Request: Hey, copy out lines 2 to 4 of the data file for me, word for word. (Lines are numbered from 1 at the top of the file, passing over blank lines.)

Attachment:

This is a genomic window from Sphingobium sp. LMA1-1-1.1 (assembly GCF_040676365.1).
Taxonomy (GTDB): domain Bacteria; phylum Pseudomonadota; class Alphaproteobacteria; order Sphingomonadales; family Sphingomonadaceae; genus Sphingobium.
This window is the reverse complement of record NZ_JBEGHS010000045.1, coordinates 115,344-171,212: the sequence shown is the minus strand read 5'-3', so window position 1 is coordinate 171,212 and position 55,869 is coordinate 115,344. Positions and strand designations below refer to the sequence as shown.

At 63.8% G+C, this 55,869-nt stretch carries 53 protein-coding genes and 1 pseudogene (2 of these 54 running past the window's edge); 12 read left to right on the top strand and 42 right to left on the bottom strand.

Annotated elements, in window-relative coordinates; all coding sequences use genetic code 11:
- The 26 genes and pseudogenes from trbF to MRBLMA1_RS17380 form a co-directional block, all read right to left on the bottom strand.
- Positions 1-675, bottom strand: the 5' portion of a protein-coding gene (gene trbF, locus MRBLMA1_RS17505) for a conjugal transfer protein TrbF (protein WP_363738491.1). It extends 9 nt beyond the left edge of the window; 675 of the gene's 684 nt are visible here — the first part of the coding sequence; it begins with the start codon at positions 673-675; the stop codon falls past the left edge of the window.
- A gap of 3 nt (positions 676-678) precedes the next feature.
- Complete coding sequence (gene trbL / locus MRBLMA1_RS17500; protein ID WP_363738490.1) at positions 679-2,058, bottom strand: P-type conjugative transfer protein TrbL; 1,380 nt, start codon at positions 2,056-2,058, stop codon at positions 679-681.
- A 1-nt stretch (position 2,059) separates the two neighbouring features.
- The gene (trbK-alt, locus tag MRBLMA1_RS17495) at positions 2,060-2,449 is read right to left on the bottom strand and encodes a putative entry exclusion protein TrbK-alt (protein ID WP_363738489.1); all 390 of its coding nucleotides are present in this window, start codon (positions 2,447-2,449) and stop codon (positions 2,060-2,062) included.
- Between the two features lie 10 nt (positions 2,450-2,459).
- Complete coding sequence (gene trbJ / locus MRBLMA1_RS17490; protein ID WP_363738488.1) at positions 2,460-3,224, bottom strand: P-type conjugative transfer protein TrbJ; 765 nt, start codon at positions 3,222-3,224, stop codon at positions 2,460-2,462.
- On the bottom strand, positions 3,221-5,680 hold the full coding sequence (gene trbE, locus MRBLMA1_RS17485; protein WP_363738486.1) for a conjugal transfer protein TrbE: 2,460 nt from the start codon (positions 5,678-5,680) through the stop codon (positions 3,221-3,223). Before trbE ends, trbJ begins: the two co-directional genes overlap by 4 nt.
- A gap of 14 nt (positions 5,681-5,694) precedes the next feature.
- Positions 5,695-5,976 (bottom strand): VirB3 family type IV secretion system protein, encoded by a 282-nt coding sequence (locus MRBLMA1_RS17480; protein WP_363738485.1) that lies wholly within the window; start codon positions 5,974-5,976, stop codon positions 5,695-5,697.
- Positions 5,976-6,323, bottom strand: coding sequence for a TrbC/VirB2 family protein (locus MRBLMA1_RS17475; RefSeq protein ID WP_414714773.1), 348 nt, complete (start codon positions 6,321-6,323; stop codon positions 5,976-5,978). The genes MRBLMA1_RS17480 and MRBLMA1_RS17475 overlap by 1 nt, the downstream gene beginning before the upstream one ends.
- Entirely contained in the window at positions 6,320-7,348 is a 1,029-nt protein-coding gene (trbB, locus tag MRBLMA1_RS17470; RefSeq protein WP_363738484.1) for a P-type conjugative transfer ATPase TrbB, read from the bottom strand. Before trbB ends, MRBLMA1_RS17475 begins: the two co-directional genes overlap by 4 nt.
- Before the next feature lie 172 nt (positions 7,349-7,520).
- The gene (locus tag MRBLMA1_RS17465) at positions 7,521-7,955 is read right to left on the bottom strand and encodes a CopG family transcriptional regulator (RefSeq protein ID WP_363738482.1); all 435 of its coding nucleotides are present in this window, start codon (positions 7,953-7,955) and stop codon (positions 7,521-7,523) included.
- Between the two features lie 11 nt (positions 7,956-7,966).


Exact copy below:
Taxonomy (GTDB): domain Bacteria; phylum Pseudomonadota; class Alphaproteobacteria; order Sphingomonadales; family Sphingomonadaceae; genus Sphingobium.
This window is the reverse complement of record NZ_JBEGHS010000045.1, coordinates 115,344-171,212: the sequence shown is the minus strand read 5'-3', so window position 1 is coordinate 171,212 and position 55,869 is coordinate 115,344. Positions and strand designations below refer to the sequence as shown.

At 63.8% G+C, this 55,869-nt stretch carries 53 protein-coding genes and 1 pseudogene (2 of these 54 running past the window's edge); 12 read left to right on the top strand and 42 right to left on the bottom strand.